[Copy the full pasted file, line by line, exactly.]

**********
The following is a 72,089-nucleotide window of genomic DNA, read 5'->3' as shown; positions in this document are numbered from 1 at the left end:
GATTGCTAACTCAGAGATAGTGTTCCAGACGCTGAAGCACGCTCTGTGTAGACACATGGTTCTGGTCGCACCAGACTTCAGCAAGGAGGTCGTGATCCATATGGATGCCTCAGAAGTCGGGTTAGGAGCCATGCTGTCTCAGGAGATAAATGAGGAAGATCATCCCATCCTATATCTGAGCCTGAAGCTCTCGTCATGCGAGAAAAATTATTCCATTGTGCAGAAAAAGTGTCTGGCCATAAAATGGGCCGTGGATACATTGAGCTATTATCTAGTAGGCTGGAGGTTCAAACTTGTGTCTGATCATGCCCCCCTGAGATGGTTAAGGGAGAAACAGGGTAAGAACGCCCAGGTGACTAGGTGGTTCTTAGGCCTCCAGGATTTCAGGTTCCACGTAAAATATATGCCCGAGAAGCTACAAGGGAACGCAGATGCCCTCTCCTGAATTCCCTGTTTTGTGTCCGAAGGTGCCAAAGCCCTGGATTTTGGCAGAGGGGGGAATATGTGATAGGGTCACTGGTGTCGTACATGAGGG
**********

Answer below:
The following is a 72,089-nucleotide window of genomic DNA, read 5'->3' as shown; positions in this document are numbered from 1 at the left end:
GATTGCTAACTCAGAGATAGTGTTCCAGACGCTGAAGCACGCTCTGTGTAGACACATGGTTCTGGTCGCACCAGACTTCAGCAAGGAGGTCGTGATCCATATGGATGCCTCAGAAGTCGGGTTAGGAGCCATGCTGTCTCAGGAGATAAATGAGGAAGATCATCCCATCCTATATCTGAGCCTGAAGCTCTCGTCATGCGAGAAAAATTATTCCATTGTGCAGAAAAAGTGTCTGGCCATAAAATGGGCCGTGGATACATTGAGCTATTATCTAGTAGGCTGGAGGTTCAAACTTGTGTCTGATCATGCCCCCCTGAGATGGTTAAGGGAGAAACAGGGTAAGAACGCCCAGGTGACTAGGTGGTTCTTAGGCCTCCAGGATTTCAGGTTCCACGTAAAATATATGCCCGAGAAGCTACAAGGGAACGCAGATGCCCTCTCCTGAATTCCCTGTTTTGTGTCCGAAGGTGCCAAAGCCCTGGATTTTGGCAGAGGGGGGAATATGTGATAGGGTCACTGGTGTCGTACATGAGGG